The purpose of the Solver is to determine the most effective route to get a node from one state to another. It analyzes the current state and the desired state, and then looks through all of the functions it can perform, including execution of Chef cookbooks and configuration of various OpenStack services. It then determines which function should be executed and in what order.
OpenCenter executes what are known as Adventures, or solutions that comprise multiple actions that run in sequence and are created to manage common changes. For example, Adventures include the installation of the Chef Server, rebooting of nodes and patching the systems.
You are in full control of when and if upgrades are performed and you have the ability to perform these yourself through OpenCenter. Supporting hardware maintenance is done through OpenCenter by evacuating hosts from performing compute functions. This moves the instances running on that host to another compute host within your infrastructure, allowing you to upgrade, repair or retire that node from service – or equally re-assign it to some other function within your infrastructure.
Not only does OpenCenter make it very easy to install Rackspace Private Cloud, but creating your environment to be highly available is as simple as adding more nodes to the infrastructure. OpenCenter gives you the ability to create high availability for all Nova service components and APIs, Cinder, Glance and Keystone, as well as the scheduler, RabbitMQ and MySQL. HA functionality is powered by Keepalived and HAProxy.
High Availability is implemented when you create two Controller nodes in a Nova cluster. When the second node is created, it discovers the IP address of the first node and begins replication; in turn, when a Chef client runs on the first node, it discovers the second and begins replication.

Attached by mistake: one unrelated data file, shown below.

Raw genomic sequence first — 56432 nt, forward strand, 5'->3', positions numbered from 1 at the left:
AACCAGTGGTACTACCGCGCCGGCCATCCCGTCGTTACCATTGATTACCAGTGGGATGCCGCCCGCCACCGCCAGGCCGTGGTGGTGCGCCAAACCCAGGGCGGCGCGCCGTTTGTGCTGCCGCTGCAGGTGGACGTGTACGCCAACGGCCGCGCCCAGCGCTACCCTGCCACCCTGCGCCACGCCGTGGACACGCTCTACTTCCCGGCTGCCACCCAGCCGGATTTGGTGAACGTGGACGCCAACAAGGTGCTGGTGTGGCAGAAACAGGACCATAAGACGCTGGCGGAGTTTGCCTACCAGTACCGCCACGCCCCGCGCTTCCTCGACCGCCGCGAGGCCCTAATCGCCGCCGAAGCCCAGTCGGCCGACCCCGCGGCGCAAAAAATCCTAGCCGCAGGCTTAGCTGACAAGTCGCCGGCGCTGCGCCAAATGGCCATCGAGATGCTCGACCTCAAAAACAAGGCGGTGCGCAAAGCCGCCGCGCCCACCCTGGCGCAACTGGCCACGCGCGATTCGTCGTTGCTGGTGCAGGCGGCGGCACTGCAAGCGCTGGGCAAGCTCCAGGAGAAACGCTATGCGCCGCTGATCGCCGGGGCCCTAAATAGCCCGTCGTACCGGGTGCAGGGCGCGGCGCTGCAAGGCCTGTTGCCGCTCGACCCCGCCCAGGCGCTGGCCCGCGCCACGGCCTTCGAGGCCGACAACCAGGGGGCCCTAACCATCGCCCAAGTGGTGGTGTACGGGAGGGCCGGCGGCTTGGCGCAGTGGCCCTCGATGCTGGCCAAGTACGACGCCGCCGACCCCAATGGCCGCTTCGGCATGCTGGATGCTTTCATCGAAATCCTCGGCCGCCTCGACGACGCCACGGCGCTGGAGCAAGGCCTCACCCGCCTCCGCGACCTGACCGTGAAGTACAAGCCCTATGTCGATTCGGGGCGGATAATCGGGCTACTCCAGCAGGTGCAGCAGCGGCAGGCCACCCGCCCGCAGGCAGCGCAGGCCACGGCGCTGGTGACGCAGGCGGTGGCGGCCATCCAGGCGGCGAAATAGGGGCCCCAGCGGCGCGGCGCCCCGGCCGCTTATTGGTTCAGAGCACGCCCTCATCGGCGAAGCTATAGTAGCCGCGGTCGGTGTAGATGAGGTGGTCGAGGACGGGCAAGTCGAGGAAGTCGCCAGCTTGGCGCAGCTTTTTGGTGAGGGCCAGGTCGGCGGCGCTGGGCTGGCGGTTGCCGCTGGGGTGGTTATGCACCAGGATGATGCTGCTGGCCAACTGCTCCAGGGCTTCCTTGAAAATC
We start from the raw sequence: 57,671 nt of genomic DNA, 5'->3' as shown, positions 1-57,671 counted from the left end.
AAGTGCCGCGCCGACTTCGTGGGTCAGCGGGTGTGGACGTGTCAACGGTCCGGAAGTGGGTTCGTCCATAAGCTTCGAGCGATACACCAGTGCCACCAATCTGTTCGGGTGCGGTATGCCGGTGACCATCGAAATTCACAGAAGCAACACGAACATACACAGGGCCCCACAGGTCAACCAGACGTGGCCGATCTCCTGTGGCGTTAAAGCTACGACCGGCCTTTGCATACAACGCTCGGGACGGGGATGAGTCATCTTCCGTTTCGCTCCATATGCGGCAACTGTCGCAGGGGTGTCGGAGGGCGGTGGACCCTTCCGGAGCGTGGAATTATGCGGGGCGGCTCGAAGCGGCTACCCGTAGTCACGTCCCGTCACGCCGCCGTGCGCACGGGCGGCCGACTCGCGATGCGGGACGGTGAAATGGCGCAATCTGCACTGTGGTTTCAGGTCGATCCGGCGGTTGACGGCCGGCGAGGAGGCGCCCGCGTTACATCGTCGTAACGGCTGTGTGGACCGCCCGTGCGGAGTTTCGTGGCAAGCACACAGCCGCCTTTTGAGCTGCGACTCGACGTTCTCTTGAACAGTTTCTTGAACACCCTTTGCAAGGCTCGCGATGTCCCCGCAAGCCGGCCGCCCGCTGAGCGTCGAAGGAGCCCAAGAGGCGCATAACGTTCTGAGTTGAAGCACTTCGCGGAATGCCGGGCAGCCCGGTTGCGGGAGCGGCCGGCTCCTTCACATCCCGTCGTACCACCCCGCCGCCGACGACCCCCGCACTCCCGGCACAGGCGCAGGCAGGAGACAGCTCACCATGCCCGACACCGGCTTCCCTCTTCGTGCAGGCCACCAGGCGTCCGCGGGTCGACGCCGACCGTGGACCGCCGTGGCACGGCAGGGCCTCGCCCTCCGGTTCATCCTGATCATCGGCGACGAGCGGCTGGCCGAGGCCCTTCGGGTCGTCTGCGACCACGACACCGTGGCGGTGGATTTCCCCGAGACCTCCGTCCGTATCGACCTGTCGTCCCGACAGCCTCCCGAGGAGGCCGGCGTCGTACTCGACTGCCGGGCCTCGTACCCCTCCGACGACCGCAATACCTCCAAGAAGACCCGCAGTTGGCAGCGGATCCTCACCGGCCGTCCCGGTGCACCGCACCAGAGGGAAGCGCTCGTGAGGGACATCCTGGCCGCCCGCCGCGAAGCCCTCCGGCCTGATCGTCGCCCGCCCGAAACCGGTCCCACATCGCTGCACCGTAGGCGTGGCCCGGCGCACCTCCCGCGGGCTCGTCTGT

Rackspace Private Cloud gives you the features and benefits to run a very robust, very reliable Private Cloud powered by OpenStack in your own data center, or managed within Rackspace’s highly available data centers. When you install Rackspace Private Cloud, you benefit from the power of OpenStack, Rackspace’s long-standing expertise at running clouds at scale and our award-winning Fanatical Support. Through the innovative new management interface, OpenCenter, managing your Rackspace Private Cloud is simple; adding in resiliency of your OpenStack Controllers becomes child’s play; and adding nodes is as easy as dragging and dropping. With Rackspace’s commitment to choice of Linux platform, you are in full control of your own Private Cloud, which gives you all the features and benefits you expect from running OpenStack.
Kevin Jackson, the author of OpenStack Cloud Computing Cookbook, is part of the Rackspace Private Cloud Team and focuses on assisting Enterprises to deploy and manage their Private Cloud infrastructure. Kevin also spends his time conducting research and development with OpenStack, blogging and writing technical white papers.